From The Washington Post:
On Saturdays when I was a boy of 14 or 15, it was my habit to ride my red Roadmaster bicycle to the various thrift shops in my home town. One afternoon, at Clarice's Values, I unearthed a beat-up paperback of Martin Gardner's “Fads and Fallacies in the Name of Science,” a collection of essays debunking crank beliefs and pseudoscientific quackery, with wonderful chapters about flying saucers, the hollow Earth, ESP and Atlantis. The book, Gardner's second, was originally published in 1952 under the title “In the Name of Science.” I probably read it around 1962 and found it — as newspaper critics of that era were wont to say — unputdownable.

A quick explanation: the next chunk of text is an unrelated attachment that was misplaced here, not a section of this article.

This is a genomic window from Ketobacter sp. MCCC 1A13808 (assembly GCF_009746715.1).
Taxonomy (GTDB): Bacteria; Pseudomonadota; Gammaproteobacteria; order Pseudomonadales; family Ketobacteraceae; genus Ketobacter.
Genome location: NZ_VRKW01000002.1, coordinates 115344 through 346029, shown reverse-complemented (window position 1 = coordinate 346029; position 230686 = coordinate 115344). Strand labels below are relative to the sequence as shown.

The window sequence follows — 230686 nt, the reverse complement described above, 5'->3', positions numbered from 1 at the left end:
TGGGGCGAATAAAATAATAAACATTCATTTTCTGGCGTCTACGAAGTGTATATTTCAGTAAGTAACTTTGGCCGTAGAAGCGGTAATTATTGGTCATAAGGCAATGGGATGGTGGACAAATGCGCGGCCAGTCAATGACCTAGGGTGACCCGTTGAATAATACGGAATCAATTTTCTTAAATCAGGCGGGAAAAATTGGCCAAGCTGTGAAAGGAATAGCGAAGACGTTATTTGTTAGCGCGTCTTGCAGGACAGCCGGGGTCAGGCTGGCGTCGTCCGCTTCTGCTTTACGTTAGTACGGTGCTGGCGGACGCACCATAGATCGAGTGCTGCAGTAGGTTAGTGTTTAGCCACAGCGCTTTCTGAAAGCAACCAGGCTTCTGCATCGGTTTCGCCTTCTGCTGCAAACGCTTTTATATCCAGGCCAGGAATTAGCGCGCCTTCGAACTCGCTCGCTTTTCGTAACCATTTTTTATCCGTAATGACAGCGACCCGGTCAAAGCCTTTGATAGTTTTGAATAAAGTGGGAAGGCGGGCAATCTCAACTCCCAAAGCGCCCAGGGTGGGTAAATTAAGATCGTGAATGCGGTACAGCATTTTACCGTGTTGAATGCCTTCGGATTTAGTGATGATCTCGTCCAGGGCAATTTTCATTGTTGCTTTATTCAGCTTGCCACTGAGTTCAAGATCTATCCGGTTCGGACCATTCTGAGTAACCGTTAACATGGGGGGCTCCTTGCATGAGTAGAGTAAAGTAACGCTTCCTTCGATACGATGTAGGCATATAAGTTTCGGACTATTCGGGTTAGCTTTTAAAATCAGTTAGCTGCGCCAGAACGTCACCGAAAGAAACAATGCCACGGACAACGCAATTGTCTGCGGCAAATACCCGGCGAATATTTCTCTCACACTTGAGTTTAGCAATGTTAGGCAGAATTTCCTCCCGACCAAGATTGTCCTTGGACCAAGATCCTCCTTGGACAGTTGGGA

In 1981 as a young staffer at The Washington Post Book World, I reviewed Gardner's “Science: Good, Bad and Bogus,” a kind of sequel to “Fads and Fallacies in the Name of Science,” and found it . . . unputdownable. A few years later, in 1989, I wrote about “Gardner's Whys & Wherefores,” a volume that opened with appreciations of wonderful, if slightly unfashionable, writers such as G.K. Chesterton, Lord Dunsany and H.G. Wells. I wrote at much greater length in 1996 about Gardner's so-called “collected essays” — really just a minuscule selection — gathered together as the nearly 600-page compendium “The Night Is Large.” There I called its author our most eminent man of letters and numbers.